That is why we must always be on guard against the lies of Satan, and why we return again to the fountain – the source of our life. The Spirit has promised to work through certain things to keep you in the faith. The same church through which you were given the Spirit, the Word and the Holy Sacraments – that’s where you receive the gifts of God – salvation, new life in Christ. It’s why we return again to the word and promise of God. We return again to the place where the Holy Sacrament is administered so you can take eat, take drink, and be fed with the gift of Jesus himself for you.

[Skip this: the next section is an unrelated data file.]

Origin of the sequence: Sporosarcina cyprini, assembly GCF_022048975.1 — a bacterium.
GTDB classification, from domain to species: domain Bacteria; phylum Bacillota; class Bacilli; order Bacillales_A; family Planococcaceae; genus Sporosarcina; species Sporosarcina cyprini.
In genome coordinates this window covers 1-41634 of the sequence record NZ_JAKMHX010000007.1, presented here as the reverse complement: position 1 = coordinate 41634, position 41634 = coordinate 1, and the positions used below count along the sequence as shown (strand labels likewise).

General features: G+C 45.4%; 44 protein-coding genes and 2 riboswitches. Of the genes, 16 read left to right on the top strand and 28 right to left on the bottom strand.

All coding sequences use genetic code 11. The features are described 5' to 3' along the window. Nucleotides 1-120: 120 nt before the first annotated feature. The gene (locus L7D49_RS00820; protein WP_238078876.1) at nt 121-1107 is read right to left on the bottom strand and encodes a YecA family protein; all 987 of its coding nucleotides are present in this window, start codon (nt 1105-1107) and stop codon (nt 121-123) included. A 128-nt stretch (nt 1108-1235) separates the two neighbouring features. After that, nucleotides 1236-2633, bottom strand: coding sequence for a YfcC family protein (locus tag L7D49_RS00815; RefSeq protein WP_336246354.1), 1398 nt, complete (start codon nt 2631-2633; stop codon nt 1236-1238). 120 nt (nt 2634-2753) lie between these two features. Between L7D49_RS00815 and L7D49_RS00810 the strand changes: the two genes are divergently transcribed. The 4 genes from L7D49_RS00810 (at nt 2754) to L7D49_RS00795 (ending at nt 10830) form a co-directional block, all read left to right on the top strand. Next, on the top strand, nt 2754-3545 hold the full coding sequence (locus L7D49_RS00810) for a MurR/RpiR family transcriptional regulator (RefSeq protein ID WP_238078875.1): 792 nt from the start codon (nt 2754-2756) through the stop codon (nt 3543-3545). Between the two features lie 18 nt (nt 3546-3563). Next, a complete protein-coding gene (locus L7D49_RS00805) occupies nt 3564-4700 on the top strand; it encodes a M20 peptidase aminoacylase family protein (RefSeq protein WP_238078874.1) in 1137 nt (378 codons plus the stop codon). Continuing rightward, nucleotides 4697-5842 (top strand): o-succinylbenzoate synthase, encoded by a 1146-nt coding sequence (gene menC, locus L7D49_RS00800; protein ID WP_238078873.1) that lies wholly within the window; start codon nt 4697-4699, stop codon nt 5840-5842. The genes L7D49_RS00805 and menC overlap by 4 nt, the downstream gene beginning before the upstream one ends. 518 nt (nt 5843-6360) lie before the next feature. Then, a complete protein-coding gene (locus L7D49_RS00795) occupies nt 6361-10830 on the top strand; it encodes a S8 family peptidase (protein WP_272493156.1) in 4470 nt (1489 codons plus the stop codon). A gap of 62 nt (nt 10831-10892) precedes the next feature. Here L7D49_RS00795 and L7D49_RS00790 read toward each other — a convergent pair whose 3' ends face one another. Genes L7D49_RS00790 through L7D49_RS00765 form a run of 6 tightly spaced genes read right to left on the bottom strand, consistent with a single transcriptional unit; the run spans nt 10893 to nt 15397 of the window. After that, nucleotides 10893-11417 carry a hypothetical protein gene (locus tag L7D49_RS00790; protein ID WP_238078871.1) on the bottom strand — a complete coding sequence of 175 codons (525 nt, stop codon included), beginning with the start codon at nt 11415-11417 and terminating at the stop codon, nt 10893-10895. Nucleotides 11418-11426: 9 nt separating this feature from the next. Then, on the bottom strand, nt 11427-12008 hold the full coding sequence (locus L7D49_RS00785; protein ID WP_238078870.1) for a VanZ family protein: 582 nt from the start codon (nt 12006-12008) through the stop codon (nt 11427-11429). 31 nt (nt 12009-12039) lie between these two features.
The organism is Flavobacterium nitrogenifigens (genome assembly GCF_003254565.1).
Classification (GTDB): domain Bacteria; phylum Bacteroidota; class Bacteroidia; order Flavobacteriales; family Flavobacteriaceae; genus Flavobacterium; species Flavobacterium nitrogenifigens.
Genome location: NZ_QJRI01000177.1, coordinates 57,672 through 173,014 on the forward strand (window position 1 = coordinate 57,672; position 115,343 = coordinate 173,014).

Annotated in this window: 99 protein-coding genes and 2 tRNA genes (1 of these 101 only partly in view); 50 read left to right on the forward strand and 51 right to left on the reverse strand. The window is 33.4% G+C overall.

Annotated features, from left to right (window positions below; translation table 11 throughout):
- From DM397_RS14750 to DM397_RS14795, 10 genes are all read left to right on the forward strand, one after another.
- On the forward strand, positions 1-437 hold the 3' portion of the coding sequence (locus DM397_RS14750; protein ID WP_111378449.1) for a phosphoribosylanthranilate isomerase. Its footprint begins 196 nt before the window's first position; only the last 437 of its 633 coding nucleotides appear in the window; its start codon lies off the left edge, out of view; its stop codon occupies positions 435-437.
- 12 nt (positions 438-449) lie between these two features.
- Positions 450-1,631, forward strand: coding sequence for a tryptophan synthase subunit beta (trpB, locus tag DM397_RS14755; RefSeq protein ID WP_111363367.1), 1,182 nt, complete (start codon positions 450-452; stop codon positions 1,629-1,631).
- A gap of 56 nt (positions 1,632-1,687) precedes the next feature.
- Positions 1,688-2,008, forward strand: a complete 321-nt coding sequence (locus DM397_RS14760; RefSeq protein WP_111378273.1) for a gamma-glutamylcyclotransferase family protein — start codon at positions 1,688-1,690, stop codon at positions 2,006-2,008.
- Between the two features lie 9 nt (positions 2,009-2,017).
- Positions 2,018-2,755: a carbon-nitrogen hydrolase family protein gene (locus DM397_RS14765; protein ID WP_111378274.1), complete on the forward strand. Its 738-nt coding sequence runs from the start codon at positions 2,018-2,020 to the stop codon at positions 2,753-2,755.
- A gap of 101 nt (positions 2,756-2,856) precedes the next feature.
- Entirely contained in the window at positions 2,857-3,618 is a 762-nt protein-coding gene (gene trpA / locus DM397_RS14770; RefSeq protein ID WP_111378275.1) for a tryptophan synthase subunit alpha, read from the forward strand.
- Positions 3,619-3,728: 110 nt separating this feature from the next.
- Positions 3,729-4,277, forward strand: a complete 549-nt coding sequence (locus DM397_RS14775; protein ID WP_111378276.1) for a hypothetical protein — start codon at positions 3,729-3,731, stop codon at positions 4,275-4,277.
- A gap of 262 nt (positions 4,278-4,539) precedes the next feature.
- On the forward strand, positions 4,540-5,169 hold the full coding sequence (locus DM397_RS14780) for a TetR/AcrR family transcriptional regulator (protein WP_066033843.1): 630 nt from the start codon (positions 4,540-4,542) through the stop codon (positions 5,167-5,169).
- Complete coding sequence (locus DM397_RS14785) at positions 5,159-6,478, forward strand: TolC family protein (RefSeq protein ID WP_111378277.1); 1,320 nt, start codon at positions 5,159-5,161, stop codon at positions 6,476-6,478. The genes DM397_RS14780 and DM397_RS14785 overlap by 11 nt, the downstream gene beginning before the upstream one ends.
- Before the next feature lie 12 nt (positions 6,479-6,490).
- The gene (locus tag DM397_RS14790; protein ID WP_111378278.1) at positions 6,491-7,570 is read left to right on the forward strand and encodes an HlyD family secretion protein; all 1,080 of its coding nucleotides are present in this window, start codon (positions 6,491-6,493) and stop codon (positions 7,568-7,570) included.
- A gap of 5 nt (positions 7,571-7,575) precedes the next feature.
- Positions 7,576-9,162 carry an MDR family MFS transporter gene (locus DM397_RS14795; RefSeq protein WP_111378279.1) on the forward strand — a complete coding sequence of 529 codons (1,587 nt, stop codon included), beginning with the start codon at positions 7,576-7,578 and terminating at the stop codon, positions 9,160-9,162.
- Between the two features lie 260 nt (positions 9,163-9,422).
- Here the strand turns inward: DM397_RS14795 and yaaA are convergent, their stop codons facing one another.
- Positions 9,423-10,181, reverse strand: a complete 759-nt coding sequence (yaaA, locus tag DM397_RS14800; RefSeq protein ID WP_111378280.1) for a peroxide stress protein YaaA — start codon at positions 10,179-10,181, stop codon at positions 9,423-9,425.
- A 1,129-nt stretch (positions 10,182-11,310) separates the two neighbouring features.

But notice also what Jesus says in the first part of our Gospel. He says:

If anyone loves me he will keep my Word, and my Father will love him, and we will come to him and make our home with him. Whoever does not love me does not keep my word. And the word that you hear is not mine, but the Father’s who sent me.